You are not currently logged in. Please create an account or log in to view the full course.

Brain Imaging

1. State of the Art

This is the course trailer. Please create an account or log in to view this lecture.

  • Description
  • Cite

About this Lecture


In the first mini-lecture, we learn about the state of the art of brain imaging. We learn about two main measurements we can make about the brain: (i) the hemodynamic response, which analyses the changes in blood flow around the brain; and (ii) the electromagnetic fluctuations across the brain representing nervous impulses. We then introduce the terms functional integration and segregation, principles of brain function which can be observed by these methods. To finish off, we present the theories of hierarchical structure within the brain.


In this course, Professor Karl Friston (University College London) discusses brain imaging. Brain imaging is a field that revolutionised neuroscience, since it is extremely powerful at detecting various functionalities of the brain, and especially when those functionalities go wrong. We begin by: (i) introducing the state of the art of brain imaging, understanding the different measurements we can make that correlate to brain activity; followed by (ii) looking at how we can use brain imaging to diagnose disease and psychiatric conditions; and then (iii) looking at how there are limitations to the current tools we have at our disposal for brain imaging; before finally (iv) looking at the influence that brain imaging has had on other fields in the physical sciences and philosophy.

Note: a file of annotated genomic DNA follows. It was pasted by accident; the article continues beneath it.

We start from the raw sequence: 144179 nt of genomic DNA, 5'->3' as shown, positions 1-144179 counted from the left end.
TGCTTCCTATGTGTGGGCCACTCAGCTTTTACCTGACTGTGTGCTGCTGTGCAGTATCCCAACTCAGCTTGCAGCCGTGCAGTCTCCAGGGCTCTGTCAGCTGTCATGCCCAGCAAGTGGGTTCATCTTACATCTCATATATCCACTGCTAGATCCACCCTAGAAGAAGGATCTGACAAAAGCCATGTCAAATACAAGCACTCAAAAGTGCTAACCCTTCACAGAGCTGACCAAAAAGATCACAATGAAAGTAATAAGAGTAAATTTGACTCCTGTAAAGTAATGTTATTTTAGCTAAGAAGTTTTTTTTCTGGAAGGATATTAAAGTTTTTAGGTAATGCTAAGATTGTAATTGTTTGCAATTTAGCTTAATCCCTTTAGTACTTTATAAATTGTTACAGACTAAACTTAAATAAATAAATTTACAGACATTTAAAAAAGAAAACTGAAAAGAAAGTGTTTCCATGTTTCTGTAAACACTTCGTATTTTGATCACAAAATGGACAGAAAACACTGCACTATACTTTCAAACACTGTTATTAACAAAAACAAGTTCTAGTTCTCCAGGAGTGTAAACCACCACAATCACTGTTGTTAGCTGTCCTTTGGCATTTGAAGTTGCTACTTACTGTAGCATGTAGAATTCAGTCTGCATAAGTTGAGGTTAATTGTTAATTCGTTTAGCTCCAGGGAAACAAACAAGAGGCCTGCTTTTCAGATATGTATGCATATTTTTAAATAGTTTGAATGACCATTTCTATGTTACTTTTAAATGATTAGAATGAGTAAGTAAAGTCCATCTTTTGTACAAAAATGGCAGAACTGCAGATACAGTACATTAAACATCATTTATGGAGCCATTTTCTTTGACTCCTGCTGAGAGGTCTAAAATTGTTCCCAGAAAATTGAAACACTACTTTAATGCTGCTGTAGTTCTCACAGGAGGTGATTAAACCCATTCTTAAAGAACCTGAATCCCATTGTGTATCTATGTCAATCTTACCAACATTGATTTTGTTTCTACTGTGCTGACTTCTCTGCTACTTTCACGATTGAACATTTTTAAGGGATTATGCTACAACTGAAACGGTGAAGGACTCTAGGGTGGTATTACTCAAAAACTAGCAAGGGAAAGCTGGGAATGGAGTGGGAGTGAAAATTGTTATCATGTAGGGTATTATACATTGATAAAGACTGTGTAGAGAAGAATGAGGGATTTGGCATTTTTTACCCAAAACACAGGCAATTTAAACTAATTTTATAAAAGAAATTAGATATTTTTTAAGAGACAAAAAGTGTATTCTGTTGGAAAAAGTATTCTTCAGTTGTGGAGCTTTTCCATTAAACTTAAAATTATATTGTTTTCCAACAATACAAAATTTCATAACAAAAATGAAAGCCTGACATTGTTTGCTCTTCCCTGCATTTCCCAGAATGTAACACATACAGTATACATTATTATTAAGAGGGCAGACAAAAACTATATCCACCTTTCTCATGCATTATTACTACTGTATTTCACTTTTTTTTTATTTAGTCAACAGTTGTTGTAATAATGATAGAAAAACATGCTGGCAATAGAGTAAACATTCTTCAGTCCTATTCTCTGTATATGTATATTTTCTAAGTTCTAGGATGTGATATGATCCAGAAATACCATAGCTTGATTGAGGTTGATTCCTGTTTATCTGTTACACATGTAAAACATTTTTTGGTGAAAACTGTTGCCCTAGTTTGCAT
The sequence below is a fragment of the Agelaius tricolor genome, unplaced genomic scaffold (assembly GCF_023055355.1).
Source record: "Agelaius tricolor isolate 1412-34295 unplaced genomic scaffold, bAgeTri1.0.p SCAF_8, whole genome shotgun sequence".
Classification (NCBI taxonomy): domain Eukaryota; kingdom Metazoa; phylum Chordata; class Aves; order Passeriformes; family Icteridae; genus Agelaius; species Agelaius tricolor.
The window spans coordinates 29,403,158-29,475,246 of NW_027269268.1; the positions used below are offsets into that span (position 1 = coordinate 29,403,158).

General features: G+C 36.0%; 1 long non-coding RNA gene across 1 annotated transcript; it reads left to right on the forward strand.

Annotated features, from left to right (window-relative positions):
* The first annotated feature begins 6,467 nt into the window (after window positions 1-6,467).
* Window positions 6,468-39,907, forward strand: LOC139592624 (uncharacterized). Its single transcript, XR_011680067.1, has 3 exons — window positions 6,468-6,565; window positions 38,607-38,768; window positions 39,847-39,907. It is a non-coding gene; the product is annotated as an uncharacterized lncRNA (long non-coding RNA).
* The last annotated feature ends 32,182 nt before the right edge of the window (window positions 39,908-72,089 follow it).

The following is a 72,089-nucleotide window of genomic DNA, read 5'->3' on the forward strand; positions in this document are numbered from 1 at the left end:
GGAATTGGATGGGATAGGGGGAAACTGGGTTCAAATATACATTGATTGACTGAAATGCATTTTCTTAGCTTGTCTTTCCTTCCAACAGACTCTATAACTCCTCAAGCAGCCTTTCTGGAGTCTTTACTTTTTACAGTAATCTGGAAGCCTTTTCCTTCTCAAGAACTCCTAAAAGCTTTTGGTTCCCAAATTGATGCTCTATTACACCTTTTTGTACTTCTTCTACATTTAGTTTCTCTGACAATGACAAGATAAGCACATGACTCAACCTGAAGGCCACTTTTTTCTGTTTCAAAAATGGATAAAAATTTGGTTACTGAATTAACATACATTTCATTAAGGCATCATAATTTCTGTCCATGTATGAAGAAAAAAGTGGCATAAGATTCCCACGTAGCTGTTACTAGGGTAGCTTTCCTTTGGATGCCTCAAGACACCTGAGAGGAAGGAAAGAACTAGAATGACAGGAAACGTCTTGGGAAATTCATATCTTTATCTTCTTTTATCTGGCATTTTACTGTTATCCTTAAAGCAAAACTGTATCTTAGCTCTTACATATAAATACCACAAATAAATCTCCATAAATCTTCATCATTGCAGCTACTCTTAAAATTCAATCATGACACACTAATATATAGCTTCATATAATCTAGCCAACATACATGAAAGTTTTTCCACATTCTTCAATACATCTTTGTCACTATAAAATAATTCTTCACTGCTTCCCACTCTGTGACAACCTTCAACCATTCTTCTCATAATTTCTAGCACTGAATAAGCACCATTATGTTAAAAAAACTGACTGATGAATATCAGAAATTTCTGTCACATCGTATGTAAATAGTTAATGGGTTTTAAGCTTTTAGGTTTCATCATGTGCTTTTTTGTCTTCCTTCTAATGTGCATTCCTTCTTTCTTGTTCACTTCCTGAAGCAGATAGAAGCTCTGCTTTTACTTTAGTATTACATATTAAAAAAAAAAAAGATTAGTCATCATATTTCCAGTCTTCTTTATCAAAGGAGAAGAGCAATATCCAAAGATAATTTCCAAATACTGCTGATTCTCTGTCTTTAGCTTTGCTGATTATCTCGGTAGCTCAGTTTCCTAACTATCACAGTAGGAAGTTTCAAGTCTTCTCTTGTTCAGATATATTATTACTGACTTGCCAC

Karl Friston is a theoretical neuroscientist and authority on brain imaging. He invented statistical parametric mapping (SPM), voxel-based morphometry (VBM) and dynamic causal modelling (DCM). These contributions were motivated by schizophrenia research and theoretical studies of value-learning, formulated as the dysconnection hypothesis of schizophrenia. Mathematical contributions include variational Laplacian procedures and generalized filtering for hierarchical Bayesian model inversion. Friston currently works on models of functional integration in the human brain and the principles that underlie neuronal interactions. His main contribution to theoretical neurobiology is a free-energy principle for action and perception (active inference). Friston received the first Young Investigators Award in Human Brain Mapping (1996) and was elected a Fellow of the Academy of Medical Sciences (1999). In 2000 he was President of the international Organization of Human Brain Mapping. In 2003 he was awarded the Minerva Golden Brain Award and was elected a Fellow of the Royal Society in 2006. In 2008 he received a Medal, College de France and an Honorary Doctorate from the University of York in 2011. He became of Fellow of the Royal Society of Biology in 2012, received the Weldon Memorial prize and Medal in 2013 for contributions to mathematical biology and was elected as a member of EMBO (excellence in the life sciences) in 2014 and the Academia Europaea in (2015). He was the 2016 recipient of the Charles Branch Award for unparalleled breakthroughs in Brain Research and the Glass Brain Award - a lifetime achievement award in the field of human brain mapping. He holds Honorary Doctorates from the University of Zurich and Radboud University.

Cite this Lecture

APA style

Friston, K. (2022, August 30). Brain Imaging - State of the Art [Video]. MASSOLIT.

MLA style

Friston, K. "Brain Imaging – State of the Art." MASSOLIT, uploaded by MASSOLIT, 30 Aug 2022,

Get instant access to over 6,200 lectures